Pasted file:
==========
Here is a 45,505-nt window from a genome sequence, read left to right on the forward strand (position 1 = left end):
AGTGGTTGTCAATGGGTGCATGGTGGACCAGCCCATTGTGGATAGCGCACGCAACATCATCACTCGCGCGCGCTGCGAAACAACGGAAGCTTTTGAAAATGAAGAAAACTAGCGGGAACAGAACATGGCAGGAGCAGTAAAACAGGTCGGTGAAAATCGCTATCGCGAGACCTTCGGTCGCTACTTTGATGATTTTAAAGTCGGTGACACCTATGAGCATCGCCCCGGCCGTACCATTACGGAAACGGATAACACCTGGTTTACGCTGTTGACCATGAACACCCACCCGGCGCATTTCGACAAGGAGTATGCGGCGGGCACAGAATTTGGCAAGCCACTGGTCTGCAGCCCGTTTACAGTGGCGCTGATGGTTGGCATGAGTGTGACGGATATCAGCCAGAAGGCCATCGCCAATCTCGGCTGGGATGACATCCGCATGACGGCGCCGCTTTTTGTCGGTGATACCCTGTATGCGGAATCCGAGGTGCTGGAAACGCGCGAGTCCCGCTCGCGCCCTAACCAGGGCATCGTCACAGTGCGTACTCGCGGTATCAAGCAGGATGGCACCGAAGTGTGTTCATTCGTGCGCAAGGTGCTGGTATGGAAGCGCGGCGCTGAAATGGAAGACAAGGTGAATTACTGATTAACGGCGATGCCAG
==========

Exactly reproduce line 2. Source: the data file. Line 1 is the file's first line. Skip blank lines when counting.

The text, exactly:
AGTGGTTGTCAATGGGTGCATGGTGGACCAGCCCATTGTGGATAGCGCACGCAACATCATCACTCGCGCGCGCTGCGAAACAACGGAAGCTTTTGAAAATGAAGAAAACTAGCGGGAACAGAACATGGCAGGAGCAGTAAAACAGGTCGGTGAAAATCGCTATCGCGAGACCTTCGGTCGCTACTTTGATGATTTTAAAGTCGGTGACACCTATGAGCATCGCCCCGGCCGTACCATTACGGAAACGGATAACACCTGGTTTACGCTGTTGACCATGAACACCCACCCGGCGCATTTCGACAAGGAGTATGCGGCGGGCACAGAATTTGGCAAGCCACTGGTCTGCAGCCCGTTTACAGTGGCGCTGATGGTTGGCATGAGTGTGACGGATATCAGCCAGAAGGCCATCGCCAATCTCGGCTGGGATGACATCCGCATGACGGCGCCGCTTTTTGTCGGTGATACCCTGTATGCGGAATCCGAGGTGCTGGAAACGCGCGAGTCCCGCTCGCGCCCTAACCAGGGCATCGTCACAGTGCGTACTCGCGGTATCAAGCAGGATGGCACCGAAGTGTGTTCATTCGTGCGCAAGGTGCTGGTATGGAAGCGCGGCGCTGAAATGGAAGACAAGGTGAATTACTGATTAACGGCGATGCCAG